3 Comeback Stocks of 2013

3 Comeback Stocks of 2013

Movies aside, you don't see underdog comebacks too often. But the stock market is another story. There are easily dozens of public companies -- even widely followed ones -- that investors give up on each year, only to see them come surging back.

In December I highlighted three such stocks from 2012: Green Mountain Coffee Roasters, Facebook, and GameStop . Each had sent shareholders running for the exits at some point in the year, but finished with gains of more than 60%. That run has kept up into 2013 for two of the three. While Facebook is running even, Green Mountain and GameStop are up by more than 70%.

This year is only half done, but the stock swings are already piling up. Here are three of the biggest comebacks so far.

Streaming back
Netflix started the year at less than $100 a share. That was before it announced a huge fourth quarter that sent the stock soaring toward a 200% return over the last 52 weeks. Despite worries about rising content spending and a new debt offering's potential as a "red flag," Netflix hasn't looked back.

That's mainly thanks to the streamer's successful gamble on original content, which is making it easier to gain new subscribers and to keep the existing ones. Netflix has approved second seasons of almost all of its exclusive shows, putting it well ahead of Amazon.com's Prime streaming service, which won't introduce its first batch of original programming until later this year.

Charging ahead
TeslaMotors has had plenty of detractors this year. It started 2013 as one of the most shorted stocks on the market, with 53% of its float representing bearish bets.

But since early January the stock is up better than 200%. Tesla notched some big wins lately, including reaching companywide profitability, ramping up production of its Model S, and seeing that car receive Consumer Reports' highest review rating. But is that enough to justify a huge premium over other carmakers? Not according to many investors, as Tesla is still among the most hated stocks in the market, with 26% of the float sold short.

Trading up
GameStop's wild ride has earned it another spot on the list. The video game retailer's shares hit a 2013 low in January, at $23, while its industry continued to shrink. Then, after surging to touch $40 on optimism over new game consoles, the stock tanked over fears that those devices would destroy the market for used video games. Now it's back near a five-year high.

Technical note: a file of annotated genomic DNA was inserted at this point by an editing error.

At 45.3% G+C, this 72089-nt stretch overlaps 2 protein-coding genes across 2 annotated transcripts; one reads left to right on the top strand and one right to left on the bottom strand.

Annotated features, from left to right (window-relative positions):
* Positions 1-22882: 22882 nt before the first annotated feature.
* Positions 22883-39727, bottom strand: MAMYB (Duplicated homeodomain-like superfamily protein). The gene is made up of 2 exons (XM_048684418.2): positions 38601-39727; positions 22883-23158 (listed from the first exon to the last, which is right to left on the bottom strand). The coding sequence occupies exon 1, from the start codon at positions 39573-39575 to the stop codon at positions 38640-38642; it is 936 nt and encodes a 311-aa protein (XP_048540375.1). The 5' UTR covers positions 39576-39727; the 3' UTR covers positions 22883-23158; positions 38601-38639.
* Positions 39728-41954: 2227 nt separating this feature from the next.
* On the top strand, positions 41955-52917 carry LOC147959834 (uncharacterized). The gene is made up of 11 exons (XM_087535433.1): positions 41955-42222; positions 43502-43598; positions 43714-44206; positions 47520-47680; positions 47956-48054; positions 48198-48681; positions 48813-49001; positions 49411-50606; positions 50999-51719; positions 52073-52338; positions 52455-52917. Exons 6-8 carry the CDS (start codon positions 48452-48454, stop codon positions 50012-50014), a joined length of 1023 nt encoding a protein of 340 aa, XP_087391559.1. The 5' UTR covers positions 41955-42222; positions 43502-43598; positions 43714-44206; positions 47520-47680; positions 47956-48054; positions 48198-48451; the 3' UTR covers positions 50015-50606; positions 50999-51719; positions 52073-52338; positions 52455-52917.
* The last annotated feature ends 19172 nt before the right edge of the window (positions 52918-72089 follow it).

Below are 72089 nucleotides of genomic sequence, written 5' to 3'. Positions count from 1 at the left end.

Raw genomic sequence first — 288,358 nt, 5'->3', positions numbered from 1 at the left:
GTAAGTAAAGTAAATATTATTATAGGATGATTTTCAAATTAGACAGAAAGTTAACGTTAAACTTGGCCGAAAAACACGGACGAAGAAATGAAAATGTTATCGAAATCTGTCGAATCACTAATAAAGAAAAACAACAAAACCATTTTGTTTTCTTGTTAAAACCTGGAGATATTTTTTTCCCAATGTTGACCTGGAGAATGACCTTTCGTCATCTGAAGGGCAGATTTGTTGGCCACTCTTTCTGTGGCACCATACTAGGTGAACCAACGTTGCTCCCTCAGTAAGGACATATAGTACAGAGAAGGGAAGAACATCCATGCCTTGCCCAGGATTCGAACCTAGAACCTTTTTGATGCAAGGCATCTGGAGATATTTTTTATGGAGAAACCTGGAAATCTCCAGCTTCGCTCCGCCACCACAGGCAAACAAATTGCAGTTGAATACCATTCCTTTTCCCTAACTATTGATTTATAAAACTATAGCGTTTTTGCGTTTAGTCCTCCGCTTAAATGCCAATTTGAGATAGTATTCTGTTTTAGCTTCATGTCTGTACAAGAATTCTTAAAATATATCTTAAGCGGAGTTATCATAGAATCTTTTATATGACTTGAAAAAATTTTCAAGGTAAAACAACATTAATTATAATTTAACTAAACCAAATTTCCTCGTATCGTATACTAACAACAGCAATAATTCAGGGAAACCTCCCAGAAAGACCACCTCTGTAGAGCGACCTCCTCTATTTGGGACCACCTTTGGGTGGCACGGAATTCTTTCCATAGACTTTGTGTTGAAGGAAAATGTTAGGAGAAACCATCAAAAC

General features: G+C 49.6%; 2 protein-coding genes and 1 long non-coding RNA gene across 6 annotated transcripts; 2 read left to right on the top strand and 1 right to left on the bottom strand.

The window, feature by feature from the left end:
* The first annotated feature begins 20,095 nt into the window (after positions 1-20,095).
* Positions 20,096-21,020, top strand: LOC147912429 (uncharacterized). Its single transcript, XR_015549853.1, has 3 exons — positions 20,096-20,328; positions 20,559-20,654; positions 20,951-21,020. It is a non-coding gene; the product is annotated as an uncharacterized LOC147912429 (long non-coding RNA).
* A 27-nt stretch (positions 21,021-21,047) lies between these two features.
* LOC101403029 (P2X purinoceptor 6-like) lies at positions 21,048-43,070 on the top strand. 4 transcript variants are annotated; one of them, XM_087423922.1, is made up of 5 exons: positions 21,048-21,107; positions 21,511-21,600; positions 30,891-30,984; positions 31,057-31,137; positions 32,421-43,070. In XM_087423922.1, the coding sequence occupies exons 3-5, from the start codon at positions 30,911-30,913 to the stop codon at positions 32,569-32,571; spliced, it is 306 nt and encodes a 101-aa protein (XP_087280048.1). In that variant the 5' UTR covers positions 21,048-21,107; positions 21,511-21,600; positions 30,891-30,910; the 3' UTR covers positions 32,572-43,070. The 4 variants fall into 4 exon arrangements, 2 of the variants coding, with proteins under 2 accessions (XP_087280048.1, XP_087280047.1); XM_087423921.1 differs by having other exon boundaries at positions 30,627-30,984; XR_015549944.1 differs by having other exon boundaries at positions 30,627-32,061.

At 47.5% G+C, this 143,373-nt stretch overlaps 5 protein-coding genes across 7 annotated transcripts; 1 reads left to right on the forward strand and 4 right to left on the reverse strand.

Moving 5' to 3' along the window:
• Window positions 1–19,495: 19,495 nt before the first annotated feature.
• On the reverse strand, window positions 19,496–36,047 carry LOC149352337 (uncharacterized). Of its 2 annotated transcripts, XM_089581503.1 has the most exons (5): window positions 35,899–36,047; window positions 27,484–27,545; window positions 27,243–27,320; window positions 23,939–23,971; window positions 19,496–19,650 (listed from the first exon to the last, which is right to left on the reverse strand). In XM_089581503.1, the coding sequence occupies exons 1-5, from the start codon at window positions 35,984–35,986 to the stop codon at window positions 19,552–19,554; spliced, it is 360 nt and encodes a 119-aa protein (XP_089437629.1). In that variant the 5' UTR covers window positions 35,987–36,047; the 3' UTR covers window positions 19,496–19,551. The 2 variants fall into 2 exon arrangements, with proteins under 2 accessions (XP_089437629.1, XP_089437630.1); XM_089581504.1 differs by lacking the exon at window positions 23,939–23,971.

GameStop can thank Microsoft for a lot of that volatility. The tech giant rolled out its Xbox One console in June. And despite huge warning signs, the system specs included a restrictive digital rights management system that didn't sit well with gamers. Microsoft has since responded to the complaints and removed those restrictions, leaving GameStop's lucrative trade-in and resale business intact.

Foolish bottom line
Each of these companies could see investor sentiment turn sharply negative again. The stakes are particularly high as they report second-quarter earnings in the coming weeks. However, GameStop, Tesla, and Netflix are sitting on huge year-to-date returns, and that was difficult to imagine just a few months ago.

We're always on the lookout for stocks with potential for breakout runs like these. The Motley Fool's chief investment officer has selected his No. 1 stock for this year. Find out which stock it is in the special free report "The Motley Fool's Top Stock for 2013." Just click here to access the report and find out the name of this under-the-radar company.

The article 3 Comeback Stocks of 2013 originally appeared on Fool.com.

Fool contributor Demitrios Kalogeropoulos owns shares of Netflix. The Motley Fool recommends Amazon.com, Facebook, Green Mountain Coffee Roasters, Netflix, and Tesla Motors. The Motley Fool owns shares of Amazon.com, Facebook, GameStop, Microsoft, Netflix, and Tesla Motors. Try any of our Foolish newsletter services free for 30 days. We Fools may not all hold the same opinions, but we all believe that considering a diverse range of insights makes us better investors. The Motley Fool has a disclosure policy.

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